In the endless search and evolution of defining what the word terroir means to Benjamin Bridge, two fundamental forces’ overarching impact intersect in the Gaspereau Valley: water and the sun.
Like some of the greatest wine regions in the world, the Gaspereau Valley has a truly exemplary maritime climate. Its coastal terroir is shaped by its proximity to the Bay of Fundy, a vast expanse of seawater home to the highest tides in the world. The Fundy tides average a vertical shift of 14 to 16 metres, twice a day.
As the tides complete one cycle, 160 billion tonnes of seawater have shifted, more than all of the world’s freshwater river flow combined. This tidal energy ushers in cool breezes and moisture to the vineyards in the summer and creates a never-frozen body of water that provides moderation and humidity in the winter.
From May to October, an average of 400 mm of rain falls with another 800 mm of precipitation from November to April, mostly as snow. The warmest weather in the Gaspereau arrives in June, July, and August with average daytime highs reaching between 24°C and 27°C. As autumn arrives, average daily temperatures drop to between 16°C and 22°C and the nighttime lows about 10°C colder than that.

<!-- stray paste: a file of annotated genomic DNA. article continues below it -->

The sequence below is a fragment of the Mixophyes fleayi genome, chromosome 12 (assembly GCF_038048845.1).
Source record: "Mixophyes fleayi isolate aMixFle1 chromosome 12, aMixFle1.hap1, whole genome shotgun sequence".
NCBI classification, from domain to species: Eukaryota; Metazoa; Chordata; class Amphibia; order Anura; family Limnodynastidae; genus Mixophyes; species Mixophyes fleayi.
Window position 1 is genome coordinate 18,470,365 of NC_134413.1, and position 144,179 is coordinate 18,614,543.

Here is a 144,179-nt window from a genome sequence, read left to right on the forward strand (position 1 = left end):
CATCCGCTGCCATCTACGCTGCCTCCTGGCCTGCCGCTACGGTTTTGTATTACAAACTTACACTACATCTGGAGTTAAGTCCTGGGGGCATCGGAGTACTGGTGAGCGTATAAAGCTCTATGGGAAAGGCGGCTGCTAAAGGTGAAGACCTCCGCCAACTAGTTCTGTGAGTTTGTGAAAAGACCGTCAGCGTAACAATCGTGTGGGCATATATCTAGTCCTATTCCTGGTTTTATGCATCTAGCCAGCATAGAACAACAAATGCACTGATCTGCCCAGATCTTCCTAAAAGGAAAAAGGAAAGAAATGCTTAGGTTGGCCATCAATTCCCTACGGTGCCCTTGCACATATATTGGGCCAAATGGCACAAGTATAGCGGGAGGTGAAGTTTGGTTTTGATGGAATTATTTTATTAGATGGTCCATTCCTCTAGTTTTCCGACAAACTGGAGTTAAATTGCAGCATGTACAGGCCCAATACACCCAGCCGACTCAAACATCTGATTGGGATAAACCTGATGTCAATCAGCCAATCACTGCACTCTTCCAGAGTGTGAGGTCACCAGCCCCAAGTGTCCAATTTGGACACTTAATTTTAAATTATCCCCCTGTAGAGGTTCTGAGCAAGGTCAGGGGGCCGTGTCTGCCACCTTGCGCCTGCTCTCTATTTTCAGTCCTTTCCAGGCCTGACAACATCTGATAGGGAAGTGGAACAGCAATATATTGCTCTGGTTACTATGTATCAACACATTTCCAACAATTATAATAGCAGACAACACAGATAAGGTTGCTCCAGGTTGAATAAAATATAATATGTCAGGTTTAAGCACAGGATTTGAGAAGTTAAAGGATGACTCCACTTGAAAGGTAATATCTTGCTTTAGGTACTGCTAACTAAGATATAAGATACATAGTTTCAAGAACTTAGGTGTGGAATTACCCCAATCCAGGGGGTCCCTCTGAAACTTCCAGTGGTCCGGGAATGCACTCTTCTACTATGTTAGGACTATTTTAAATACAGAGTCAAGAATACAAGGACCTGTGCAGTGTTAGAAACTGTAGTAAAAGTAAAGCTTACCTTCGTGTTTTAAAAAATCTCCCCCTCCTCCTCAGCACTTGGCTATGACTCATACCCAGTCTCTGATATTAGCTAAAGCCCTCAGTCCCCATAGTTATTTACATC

At 45°N latitude and 64°W longitude, the Gaspereau Valley spans approximately 12 kilometres within the more expansive Annapolis Valley, eastern Canada’s most famous fruit-growing region.
The Gaspereau River runs from east to west within the Valley, spilling into the Bay. The upper Gaspereau Valley is narrow and somewhat sheltered, and is tilted westward, significantly capturing more sun. Ambient daily temperatures during the growing season are heightened by this positioning, creating a collecting point for optimal heat absorption benefiting the Benjamin Bridge vineyards.